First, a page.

A partnership of HuffPost and the

Honduras' Leaders: Deer in the Headlights

It's a drag to read the news about Honduras in the international press. So much bad press. Mind you, not that it is undeserved. The situation is what it is. But it isn't all that there is. That's perhaps the biggest drag -- that the Honduran government and business community don't appear much interested in speaking out about the "good stuff". Yeah, there is plenty of that in Honduras, but it is consistently being overshadowed by the bad -- partly because the bad is so bad, but partly because Honduras' leaders (both public and private) are either indifferent to the imbalance or clueless about how to right it... like a deer in headlights, immobile.

Here's a clue guys. Closely track (every single day) the positive developments in Honduras, and when you see something really great, write up a press release (in perfect English, not "Honduran English") and issue it through a service like PR Newswire. It will cost about US$150, but it will go to almost every major news organization in the world in one fell swoop. Once the release is picked up by wire services, newspapers and magazines, then it will start to be picked up by other kinds of publications and websites... culture, travel. Simple, easy, and cost-effective. Repeat this process at least once a week, and pretty soon the image of Honduras will start to look considerably less skewed.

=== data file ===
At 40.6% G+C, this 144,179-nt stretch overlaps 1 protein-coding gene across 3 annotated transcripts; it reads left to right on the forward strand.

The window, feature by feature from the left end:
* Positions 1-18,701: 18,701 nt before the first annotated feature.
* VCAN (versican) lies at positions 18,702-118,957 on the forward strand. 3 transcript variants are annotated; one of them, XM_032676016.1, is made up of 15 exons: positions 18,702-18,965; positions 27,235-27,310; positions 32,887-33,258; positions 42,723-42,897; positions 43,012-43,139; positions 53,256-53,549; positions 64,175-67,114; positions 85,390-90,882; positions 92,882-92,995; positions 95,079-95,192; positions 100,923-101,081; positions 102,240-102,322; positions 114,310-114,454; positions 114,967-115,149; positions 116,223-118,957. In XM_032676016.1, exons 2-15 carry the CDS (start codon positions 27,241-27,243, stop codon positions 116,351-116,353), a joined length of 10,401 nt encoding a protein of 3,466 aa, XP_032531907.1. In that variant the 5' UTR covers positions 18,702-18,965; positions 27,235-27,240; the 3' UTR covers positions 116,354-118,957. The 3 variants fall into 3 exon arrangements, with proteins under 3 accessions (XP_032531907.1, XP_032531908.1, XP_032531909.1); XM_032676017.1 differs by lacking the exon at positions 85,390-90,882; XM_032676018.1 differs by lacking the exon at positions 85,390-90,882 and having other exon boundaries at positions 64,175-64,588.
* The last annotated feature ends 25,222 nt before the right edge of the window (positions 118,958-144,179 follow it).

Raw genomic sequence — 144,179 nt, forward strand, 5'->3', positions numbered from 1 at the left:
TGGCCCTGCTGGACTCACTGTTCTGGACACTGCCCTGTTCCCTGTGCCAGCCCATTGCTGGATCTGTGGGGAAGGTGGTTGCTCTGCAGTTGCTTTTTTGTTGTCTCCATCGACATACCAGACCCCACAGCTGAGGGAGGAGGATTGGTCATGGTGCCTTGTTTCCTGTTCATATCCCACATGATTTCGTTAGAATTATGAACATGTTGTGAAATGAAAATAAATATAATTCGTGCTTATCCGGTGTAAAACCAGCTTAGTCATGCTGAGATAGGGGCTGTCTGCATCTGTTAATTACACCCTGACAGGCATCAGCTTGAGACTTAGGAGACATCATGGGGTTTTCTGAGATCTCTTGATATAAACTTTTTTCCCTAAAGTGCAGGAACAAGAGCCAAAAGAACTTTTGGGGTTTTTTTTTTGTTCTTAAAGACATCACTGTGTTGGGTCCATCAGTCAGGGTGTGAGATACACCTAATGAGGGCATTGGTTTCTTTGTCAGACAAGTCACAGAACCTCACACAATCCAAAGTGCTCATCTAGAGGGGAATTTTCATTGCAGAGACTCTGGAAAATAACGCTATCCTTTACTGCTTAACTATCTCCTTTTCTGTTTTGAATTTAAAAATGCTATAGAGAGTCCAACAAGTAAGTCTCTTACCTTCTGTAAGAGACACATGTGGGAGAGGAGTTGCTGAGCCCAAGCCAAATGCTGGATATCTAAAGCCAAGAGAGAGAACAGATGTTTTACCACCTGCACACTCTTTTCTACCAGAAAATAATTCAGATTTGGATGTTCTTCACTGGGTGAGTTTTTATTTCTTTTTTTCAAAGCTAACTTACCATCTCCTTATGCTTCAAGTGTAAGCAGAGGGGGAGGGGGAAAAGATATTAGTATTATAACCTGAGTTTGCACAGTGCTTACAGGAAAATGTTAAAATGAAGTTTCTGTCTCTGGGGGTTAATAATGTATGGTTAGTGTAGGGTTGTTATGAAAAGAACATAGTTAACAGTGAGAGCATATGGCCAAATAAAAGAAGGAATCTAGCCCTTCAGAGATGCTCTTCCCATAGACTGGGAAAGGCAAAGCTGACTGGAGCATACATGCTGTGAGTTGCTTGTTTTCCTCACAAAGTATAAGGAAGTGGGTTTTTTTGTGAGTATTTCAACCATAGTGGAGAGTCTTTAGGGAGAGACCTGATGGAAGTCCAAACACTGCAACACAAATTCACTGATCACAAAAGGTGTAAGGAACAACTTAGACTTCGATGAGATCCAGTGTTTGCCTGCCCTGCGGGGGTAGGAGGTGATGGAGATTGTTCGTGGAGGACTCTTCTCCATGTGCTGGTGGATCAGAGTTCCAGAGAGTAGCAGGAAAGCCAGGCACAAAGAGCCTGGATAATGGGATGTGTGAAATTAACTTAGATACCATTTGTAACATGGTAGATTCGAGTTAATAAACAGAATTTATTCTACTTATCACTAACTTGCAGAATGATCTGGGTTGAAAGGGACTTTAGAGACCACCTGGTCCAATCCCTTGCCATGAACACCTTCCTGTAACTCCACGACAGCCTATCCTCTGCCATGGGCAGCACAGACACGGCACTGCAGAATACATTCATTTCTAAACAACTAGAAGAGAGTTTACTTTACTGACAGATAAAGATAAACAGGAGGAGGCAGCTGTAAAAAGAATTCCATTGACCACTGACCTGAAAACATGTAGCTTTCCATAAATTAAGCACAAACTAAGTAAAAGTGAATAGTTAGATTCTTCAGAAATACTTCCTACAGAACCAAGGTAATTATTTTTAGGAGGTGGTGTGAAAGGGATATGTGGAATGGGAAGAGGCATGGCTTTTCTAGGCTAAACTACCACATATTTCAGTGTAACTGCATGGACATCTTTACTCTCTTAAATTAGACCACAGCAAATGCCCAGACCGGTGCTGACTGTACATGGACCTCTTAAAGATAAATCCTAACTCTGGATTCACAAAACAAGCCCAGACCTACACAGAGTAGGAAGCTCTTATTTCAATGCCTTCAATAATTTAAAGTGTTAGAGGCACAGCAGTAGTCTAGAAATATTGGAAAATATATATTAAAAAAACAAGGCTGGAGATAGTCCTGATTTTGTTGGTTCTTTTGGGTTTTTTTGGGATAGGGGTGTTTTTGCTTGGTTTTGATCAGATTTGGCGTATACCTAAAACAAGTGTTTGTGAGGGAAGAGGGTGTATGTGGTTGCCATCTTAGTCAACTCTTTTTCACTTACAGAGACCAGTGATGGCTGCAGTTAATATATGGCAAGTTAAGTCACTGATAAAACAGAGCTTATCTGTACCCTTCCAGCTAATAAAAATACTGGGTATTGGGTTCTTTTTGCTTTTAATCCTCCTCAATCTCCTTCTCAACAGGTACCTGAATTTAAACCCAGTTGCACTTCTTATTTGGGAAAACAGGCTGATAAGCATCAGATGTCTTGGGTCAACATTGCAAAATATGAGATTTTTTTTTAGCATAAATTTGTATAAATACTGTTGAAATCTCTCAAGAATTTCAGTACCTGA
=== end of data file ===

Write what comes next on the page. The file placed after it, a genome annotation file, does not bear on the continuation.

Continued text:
Something "really great" you ask? Here's one...

The new Rastrojón archaeological site that opened on August 1. The site is located just 2 kilometers from the Copán archaeological park next to the town of Copán Ruinas in northwestern Honduras. The ruins at Rastrojón date back to 700 C.E. They include stone block structures that contain arched rooms, equipped with stucco benches and adorned with fine sculptures along the exterior, signifying that they may have been living quarters for the nobility. According to the Honduran Institute of Anthropology and History (IHAH), Rastrojón was designed to be a defensive position to protect communities during an era of political conflicts within the Maya kingdom.

Rastrojón is the latest of Honduras' archaeological jewels. It should be promoted to the world, and anyone who has even a remote interest in archaeology should be aware of its existence and at least thinking of planning a visit. There should be someone in Honduras assigned to take calls (in English) and promptly and intelligently answer e-mails about Rastrojón and other Maya sites in Honduras.

Oh, and don't forget to mention any related new developments such as the fact that Honduras' public-private promotion agency Coalianza plans to award a tender for the construction and operation of the Río Amarillo airport in Copán in December. The idea of building an airport at Río Amarillo to open up the area for more archaeological tourism, particularly from the Bay Islands, has been around for nearly two decades, but now that the National Congress has approved the tender, it appears the US$270 million project, which includes a 1,200-meter runway, may soon become a reality. There, no more sweating the crappy roads. Helluva story.